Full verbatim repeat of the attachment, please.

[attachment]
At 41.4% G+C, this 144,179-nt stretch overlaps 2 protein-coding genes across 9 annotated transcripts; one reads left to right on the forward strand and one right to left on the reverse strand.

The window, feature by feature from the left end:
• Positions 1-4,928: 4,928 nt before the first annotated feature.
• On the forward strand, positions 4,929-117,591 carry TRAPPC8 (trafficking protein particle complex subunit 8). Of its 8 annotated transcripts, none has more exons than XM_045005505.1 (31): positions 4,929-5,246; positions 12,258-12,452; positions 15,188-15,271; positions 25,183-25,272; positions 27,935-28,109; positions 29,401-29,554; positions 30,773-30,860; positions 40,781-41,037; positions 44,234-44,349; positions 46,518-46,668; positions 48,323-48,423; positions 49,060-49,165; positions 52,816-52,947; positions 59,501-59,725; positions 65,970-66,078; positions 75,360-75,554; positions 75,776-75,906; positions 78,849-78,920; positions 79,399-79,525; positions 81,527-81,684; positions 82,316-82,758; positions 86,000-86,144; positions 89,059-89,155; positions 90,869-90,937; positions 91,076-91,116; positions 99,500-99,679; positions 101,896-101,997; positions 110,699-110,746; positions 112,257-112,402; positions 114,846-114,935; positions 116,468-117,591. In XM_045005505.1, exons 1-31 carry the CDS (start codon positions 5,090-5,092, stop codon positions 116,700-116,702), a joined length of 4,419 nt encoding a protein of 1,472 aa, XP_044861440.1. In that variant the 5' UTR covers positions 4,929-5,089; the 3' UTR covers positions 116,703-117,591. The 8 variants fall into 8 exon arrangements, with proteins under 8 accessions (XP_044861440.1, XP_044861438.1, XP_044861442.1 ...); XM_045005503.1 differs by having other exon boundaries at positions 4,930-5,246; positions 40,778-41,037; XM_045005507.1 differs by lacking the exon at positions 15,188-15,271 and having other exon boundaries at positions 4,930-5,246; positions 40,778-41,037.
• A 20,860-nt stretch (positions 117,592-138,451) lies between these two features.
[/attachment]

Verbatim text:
At 41.4% G+C, this 144,179-nt stretch overlaps 2 protein-coding genes across 9 annotated transcripts; one reads left to right on the forward strand and one right to left on the reverse strand.

The window, feature by feature from the left end:
• Positions 1-4,928: 4,928 nt before the first annotated feature.
• On the forward strand, positions 4,929-117,591 carry TRAPPC8 (trafficking protein particle complex subunit 8). Of its 8 annotated transcripts, none has more exons than XM_045005505.1 (31): positions 4,929-5,246; positions 12,258-12,452; positions 15,188-15,271; positions 25,183-25,272; positions 27,935-28,109; positions 29,401-29,554; positions 30,773-30,860; positions 40,781-41,037; positions 44,234-44,349; positions 46,518-46,668; positions 48,323-48,423; positions 49,060-49,165; positions 52,816-52,947; positions 59,501-59,725; positions 65,970-66,078; positions 75,360-75,554; positions 75,776-75,906; positions 78,849-78,920; positions 79,399-79,525; positions 81,527-81,684; positions 82,316-82,758; positions 86,000-86,144; positions 89,059-89,155; positions 90,869-90,937; positions 91,076-91,116; positions 99,500-99,679; positions 101,896-101,997; positions 110,699-110,746; positions 112,257-112,402; positions 114,846-114,935; positions 116,468-117,591. In XM_045005505.1, exons 1-31 carry the CDS (start codon positions 5,090-5,092, stop codon positions 116,700-116,702), a joined length of 4,419 nt encoding a protein of 1,472 aa, XP_044861440.1. In that variant the 5' UTR covers positions 4,929-5,089; the 3' UTR covers positions 116,703-117,591. The 8 variants fall into 8 exon arrangements, with proteins under 8 accessions (XP_044861440.1, XP_044861438.1, XP_044861442.1 ...); XM_045005503.1 differs by having other exon boundaries at positions 4,930-5,246; positions 40,778-41,037; XM_045005507.1 differs by lacking the exon at positions 15,188-15,271 and having other exon boundaries at positions 4,930-5,246; positions 40,778-41,037.
• A 20,860-nt stretch (positions 117,592-138,451) lies between these two features.